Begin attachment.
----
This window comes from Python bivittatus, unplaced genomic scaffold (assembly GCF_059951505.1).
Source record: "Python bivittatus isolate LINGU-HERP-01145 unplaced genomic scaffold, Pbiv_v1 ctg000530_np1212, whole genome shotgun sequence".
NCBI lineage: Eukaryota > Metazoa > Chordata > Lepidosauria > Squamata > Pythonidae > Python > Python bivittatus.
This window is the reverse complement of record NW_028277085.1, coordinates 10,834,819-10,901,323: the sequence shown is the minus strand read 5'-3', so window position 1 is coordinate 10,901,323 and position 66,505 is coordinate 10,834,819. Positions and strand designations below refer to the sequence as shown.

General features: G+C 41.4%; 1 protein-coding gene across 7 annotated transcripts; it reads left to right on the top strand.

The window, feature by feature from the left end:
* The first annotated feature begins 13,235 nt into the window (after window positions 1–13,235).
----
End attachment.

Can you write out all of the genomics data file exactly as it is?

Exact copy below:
This window comes from Python bivittatus, unplaced genomic scaffold (assembly GCF_059951505.1).
Source record: "Python bivittatus isolate LINGU-HERP-01145 unplaced genomic scaffold, Pbiv_v1 ctg000530_np1212, whole genome shotgun sequence".
NCBI lineage: Eukaryota > Metazoa > Chordata > Lepidosauria > Squamata > Pythonidae > Python > Python bivittatus.
This window is the reverse complement of record NW_028277085.1, coordinates 10,834,819-10,901,323: the sequence shown is the minus strand read 5'-3', so window position 1 is coordinate 10,901,323 and position 66,505 is coordinate 10,834,819. Positions and strand designations below refer to the sequence as shown.

General features: G+C 41.4%; 1 protein-coding gene across 7 annotated transcripts; it reads left to right on the top strand.

The window, feature by feature from the left end:
* The first annotated feature begins 13,235 nt into the window (after window positions 1–13,235).